One of the most important rituals among Utah politicians is the Bashing of the Feds. It is an almost daily rite where anyone who expects to be taken seriously seeks to outdo his or her fellows in finding fault with the laws, regulations, budgets and land-use policies of the government of the United States of America.
At the center of most Utah fed bashing are allegations that federal efforts to, say, help low-income families or protect the environment amount to overreach, excessive spending, even downright tyranny.
But recently there has been a sliver of hope that at least one Utah political leader sees a way to do real good and boost his own political stature by arguing that, at least in one area, the federal government is at fault for doing too little.
Gov. Gary Herbert quite reasonably pointed out that three major leaks in the interstate Chevron pipeline that has twice spilled its contents into Red Butte Creek and, more recently, into wild areas of Willard Bay State Park, is an unacceptable situation. Not only that, but it demonstrates that the Federal Pipeline and Hazardous Materials Safety Administration isn't doing its job.
There has yet been no formal proposal from the governor's office to beef up the state's authority and monitoring of such pipelines. But the possibility was implicit in the governor's remarks at the time of the Willard Bay leak and fits with Herbert's announced plan to look at how the problem is handled in other states.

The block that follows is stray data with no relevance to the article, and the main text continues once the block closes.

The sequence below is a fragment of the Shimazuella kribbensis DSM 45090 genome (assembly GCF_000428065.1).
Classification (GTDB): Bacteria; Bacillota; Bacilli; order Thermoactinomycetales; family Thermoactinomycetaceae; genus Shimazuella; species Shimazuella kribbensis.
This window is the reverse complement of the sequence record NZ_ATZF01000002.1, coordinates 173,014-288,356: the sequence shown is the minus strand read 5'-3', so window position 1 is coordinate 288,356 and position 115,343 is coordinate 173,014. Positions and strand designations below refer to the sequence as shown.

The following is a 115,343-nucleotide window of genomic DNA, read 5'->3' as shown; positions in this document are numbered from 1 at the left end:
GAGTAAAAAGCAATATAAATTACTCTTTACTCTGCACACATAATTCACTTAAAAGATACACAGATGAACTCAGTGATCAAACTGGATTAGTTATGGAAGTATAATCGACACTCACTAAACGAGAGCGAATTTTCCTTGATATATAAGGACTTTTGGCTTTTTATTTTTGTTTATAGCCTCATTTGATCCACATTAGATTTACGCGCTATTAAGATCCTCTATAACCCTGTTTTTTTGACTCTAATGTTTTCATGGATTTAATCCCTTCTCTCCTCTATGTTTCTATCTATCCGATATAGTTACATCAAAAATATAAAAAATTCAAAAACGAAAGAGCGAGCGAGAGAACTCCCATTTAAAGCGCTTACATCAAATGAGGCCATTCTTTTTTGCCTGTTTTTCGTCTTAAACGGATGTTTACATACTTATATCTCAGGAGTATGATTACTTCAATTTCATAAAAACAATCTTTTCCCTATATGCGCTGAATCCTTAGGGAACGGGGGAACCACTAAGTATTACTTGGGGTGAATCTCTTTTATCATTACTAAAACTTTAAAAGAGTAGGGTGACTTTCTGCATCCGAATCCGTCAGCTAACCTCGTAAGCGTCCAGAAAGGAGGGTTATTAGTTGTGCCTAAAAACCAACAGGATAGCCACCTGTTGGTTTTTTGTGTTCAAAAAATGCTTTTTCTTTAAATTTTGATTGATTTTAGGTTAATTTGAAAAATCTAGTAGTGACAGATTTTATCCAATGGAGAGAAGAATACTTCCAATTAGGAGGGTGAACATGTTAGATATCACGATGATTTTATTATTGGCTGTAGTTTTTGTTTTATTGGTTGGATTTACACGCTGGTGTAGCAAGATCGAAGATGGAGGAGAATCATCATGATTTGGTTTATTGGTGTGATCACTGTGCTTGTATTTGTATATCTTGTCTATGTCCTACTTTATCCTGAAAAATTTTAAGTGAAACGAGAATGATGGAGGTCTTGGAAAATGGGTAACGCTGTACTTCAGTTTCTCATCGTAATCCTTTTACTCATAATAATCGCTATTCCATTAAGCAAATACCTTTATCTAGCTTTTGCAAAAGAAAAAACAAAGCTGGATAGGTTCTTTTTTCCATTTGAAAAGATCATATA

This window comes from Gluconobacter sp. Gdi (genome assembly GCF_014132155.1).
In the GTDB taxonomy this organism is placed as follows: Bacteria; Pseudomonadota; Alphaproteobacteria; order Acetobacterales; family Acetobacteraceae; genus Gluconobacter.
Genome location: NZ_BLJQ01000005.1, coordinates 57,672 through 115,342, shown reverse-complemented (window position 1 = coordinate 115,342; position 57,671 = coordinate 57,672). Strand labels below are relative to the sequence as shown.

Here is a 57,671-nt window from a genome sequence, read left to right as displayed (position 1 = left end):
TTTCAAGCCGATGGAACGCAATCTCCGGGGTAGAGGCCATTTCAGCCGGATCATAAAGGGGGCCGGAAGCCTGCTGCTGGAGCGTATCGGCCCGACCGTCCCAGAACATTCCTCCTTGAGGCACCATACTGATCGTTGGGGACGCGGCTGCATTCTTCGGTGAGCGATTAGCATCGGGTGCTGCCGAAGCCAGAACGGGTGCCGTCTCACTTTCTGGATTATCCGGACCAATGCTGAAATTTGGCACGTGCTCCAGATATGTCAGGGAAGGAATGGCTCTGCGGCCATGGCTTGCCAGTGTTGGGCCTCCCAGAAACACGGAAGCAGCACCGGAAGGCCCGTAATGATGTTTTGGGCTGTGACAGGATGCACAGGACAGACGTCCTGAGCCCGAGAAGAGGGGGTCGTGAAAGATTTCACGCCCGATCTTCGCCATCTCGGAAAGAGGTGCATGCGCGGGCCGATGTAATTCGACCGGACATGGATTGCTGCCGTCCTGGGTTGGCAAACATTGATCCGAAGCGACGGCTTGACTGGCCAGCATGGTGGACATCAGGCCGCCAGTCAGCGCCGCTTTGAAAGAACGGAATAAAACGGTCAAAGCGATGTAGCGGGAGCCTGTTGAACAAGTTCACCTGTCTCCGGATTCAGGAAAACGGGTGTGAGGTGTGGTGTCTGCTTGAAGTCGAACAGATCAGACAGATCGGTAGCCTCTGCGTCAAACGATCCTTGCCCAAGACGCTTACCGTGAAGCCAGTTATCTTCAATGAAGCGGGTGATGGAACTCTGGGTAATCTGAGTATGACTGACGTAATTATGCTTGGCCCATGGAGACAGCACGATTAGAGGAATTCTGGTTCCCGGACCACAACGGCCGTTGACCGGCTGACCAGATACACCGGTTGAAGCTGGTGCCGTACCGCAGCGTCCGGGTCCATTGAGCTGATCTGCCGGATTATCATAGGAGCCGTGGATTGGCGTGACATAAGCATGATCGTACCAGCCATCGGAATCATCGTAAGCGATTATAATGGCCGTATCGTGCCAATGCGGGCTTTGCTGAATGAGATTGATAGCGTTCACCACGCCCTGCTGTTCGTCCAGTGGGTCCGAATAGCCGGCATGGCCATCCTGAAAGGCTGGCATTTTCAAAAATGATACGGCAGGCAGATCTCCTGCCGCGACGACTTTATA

Outside experts say that other states have found that the federal agency charged with seeing to the safety of the pipelines that crisscross the nation delivering natural gas and petroleum products often at high pressure is spread so thin that increased vigilance by states is necessary.
The best hope is that Utah will not only answer the call of increased scrutiny of pipeline safety in the state, but that it will also come to realize the other federal environmental protection efforts that are flawed, not because the regulations are too stringent, but because they are too loose.
The state law, for example, that forbids the Utah Division of Air Quality from imposing tighter regulations than the feds do on the valley's refineries should be reversed. If anything, the state, with its specific knowledge of the area's unique geography and its focused duty to protect the residents of one state, should hold its industry to higher environmental standards than do the feds.
Advocating for such a position could turn fed bashing into something that actually benefits most Utahns, rather than sacrificing their interests on the altar of politics.
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